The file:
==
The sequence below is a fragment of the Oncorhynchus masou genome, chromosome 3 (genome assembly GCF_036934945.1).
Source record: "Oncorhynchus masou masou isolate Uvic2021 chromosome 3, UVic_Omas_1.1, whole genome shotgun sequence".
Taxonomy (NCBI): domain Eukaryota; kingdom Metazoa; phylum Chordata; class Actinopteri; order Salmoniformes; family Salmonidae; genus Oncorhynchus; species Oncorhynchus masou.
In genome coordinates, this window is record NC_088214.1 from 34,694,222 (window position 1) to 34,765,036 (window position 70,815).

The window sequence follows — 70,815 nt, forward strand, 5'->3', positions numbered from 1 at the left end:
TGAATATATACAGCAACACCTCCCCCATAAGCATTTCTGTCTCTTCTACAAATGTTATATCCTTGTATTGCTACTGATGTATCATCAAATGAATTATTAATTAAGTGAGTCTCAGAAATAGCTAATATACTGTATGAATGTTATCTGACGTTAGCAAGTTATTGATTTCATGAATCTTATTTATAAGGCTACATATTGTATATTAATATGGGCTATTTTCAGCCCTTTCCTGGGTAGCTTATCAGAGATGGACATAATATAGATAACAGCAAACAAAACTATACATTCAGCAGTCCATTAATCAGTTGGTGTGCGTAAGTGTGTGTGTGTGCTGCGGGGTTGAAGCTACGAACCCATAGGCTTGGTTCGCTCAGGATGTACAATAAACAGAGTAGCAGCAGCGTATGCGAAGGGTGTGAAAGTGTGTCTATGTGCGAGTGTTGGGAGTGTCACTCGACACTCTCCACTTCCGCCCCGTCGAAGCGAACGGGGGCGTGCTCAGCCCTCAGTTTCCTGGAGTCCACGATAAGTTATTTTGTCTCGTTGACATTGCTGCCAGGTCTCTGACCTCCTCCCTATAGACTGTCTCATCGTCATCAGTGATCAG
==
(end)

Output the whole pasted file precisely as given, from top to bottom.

The sequence below is a fragment of the Oncorhynchus masou genome, chromosome 3 (genome assembly GCF_036934945.1).
Source record: "Oncorhynchus masou masou isolate Uvic2021 chromosome 3, UVic_Omas_1.1, whole genome shotgun sequence".
Taxonomy (NCBI): domain Eukaryota; kingdom Metazoa; phylum Chordata; class Actinopteri; order Salmoniformes; family Salmonidae; genus Oncorhynchus; species Oncorhynchus masou.
In genome coordinates, this window is record NC_088214.1 from 34,694,222 (window position 1) to 34,765,036 (window position 70,815).

The window sequence follows — 70,815 nt, forward strand, 5'->3', positions numbered from 1 at the left end:
TGAATATATACAGCAACACCTCCCCCATAAGCATTTCTGTCTCTTCTACAAATGTTATATCCTTGTATTGCTACTGATGTATCATCAAATGAATTATTAATTAAGTGAGTCTCAGAAATAGCTAATATACTGTATGAATGTTATCTGACGTTAGCAAGTTATTGATTTCATGAATCTTATTTATAAGGCTACATATTGTATATTAATATGGGCTATTTTCAGCCCTTTCCTGGGTAGCTTATCAGAGATGGACATAATATAGATAACAGCAAACAAAACTATACATTCAGCAGTCCATTAATCAGTTGGTGTGCGTAAGTGTGTGTGTGTGCTGCGGGGTTGAAGCTACGAACCCATAGGCTTGGTTCGCTCAGGATGTACAATAAACAGAGTAGCAGCAGCGTATGCGAAGGGTGTGAAAGTGTGTCTATGTGCGAGTGTTGGGAGTGTCACTCGACACTCTCCACTTCCGCCCCGTCGAAGCGAACGGGGGCGTGCTCAGCCCTCAGTTTCCTGGAGTCCACGATAAGTTATTTTGTCTCGTTGACATTGCTGCCAGGTCTCTGACCTCCTCCCTATAGACTGTCTCATCGTCATCAGTGATCAG